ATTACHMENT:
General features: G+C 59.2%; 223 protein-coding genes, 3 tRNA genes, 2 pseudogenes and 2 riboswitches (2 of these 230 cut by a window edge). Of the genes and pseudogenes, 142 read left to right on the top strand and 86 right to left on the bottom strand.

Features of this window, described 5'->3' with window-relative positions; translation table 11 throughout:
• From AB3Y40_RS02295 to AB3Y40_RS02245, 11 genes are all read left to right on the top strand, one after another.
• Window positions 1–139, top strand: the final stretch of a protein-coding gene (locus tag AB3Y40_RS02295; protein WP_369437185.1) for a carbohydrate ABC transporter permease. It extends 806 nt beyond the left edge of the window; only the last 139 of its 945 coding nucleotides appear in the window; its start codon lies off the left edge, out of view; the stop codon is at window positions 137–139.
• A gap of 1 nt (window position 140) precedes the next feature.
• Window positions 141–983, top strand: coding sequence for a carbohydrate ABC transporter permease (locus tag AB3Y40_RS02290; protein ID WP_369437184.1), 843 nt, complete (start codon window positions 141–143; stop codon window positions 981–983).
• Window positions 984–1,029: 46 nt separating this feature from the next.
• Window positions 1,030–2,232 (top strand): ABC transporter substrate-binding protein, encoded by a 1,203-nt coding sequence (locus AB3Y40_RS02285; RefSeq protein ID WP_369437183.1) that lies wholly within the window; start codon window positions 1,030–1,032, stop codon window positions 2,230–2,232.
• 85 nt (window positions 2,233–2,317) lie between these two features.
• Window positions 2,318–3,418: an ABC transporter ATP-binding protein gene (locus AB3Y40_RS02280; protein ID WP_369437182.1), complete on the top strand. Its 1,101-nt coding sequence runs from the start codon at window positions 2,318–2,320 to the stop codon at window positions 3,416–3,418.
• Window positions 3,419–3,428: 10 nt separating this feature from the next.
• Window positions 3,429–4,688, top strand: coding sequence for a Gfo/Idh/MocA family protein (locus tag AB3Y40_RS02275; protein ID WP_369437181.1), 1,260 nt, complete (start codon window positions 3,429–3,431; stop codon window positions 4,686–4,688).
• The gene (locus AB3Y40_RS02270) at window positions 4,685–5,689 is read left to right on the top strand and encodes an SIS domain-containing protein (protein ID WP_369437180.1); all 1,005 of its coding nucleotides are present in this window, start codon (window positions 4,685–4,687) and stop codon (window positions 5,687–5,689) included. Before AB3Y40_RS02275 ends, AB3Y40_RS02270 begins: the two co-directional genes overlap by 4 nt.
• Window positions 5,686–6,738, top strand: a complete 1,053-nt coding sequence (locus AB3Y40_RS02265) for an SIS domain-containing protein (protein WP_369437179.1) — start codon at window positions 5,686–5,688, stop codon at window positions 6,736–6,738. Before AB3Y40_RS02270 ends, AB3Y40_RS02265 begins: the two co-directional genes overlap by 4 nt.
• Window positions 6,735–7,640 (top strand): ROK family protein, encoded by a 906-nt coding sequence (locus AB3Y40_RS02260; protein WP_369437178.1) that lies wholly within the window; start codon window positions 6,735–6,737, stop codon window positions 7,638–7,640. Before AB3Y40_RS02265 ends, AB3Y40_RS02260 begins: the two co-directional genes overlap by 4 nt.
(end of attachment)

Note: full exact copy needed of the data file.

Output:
General features: G+C 59.2%; 223 protein-coding genes, 3 tRNA genes, 2 pseudogenes and 2 riboswitches (2 of these 230 cut by a window edge). Of the genes and pseudogenes, 142 read left to right on the top strand and 86 right to left on the bottom strand.

Features of this window, described 5'->3' with window-relative positions; translation table 11 throughout:
• From AB3Y40_RS02295 to AB3Y40_RS02245, 11 genes are all read left to right on the top strand, one after another.
• Window positions 1–139, top strand: the final stretch of a protein-coding gene (locus tag AB3Y40_RS02295; protein WP_369437185.1) for a carbohydrate ABC transporter permease. It extends 806 nt beyond the left edge of the window; only the last 139 of its 945 coding nucleotides appear in the window; its start codon lies off the left edge, out of view; the stop codon is at window positions 137–139.
• A gap of 1 nt (window position 140) precedes the next feature.
• Window positions 141–983, top strand: coding sequence for a carbohydrate ABC transporter permease (locus tag AB3Y40_RS02290; protein ID WP_369437184.1), 843 nt, complete (start codon window positions 141–143; stop codon window positions 981–983).
• Window positions 984–1,029: 46 nt separating this feature from the next.
• Window positions 1,030–2,232 (top strand): ABC transporter substrate-binding protein, encoded by a 1,203-nt coding sequence (locus AB3Y40_RS02285; RefSeq protein ID WP_369437183.1) that lies wholly within the window; start codon window positions 1,030–1,032, stop codon window positions 2,230–2,232.
• 85 nt (window positions 2,233–2,317) lie between these two features.
• Window positions 2,318–3,418: an ABC transporter ATP-binding protein gene (locus AB3Y40_RS02280; protein ID WP_369437182.1), complete on the top strand. Its 1,101-nt coding sequence runs from the start codon at window positions 2,318–2,320 to the stop codon at window positions 3,416–3,418.
• Window positions 3,419–3,428: 10 nt separating this feature from the next.
• Window positions 3,429–4,688, top strand: coding sequence for a Gfo/Idh/MocA family protein (locus tag AB3Y40_RS02275; protein ID WP_369437181.1), 1,260 nt, complete (start codon window positions 3,429–3,431; stop codon window positions 4,686–4,688).
• The gene (locus AB3Y40_RS02270) at window positions 4,685–5,689 is read left to right on the top strand and encodes an SIS domain-containing protein (protein ID WP_369437180.1); all 1,005 of its coding nucleotides are present in this window, start codon (window positions 4,685–4,687) and stop codon (window positions 5,687–5,689) included. Before AB3Y40_RS02275 ends, AB3Y40_RS02270 begins: the two co-directional genes overlap by 4 nt.
• Window positions 5,686–6,738, top strand: a complete 1,053-nt coding sequence (locus AB3Y40_RS02265) for an SIS domain-containing protein (protein WP_369437179.1) — start codon at window positions 5,686–5,688, stop codon at window positions 6,736–6,738. Before AB3Y40_RS02270 ends, AB3Y40_RS02265 begins: the two co-directional genes overlap by 4 nt.
• Window positions 6,735–7,640 (top strand): ROK family protein, encoded by a 906-nt coding sequence (locus AB3Y40_RS02260; protein WP_369437178.1) that lies wholly within the window; start codon window positions 6,735–6,737, stop codon window positions 7,638–7,640. Before AB3Y40_RS02265 ends, AB3Y40_RS02260 begins: the two co-directional genes overlap by 4 nt.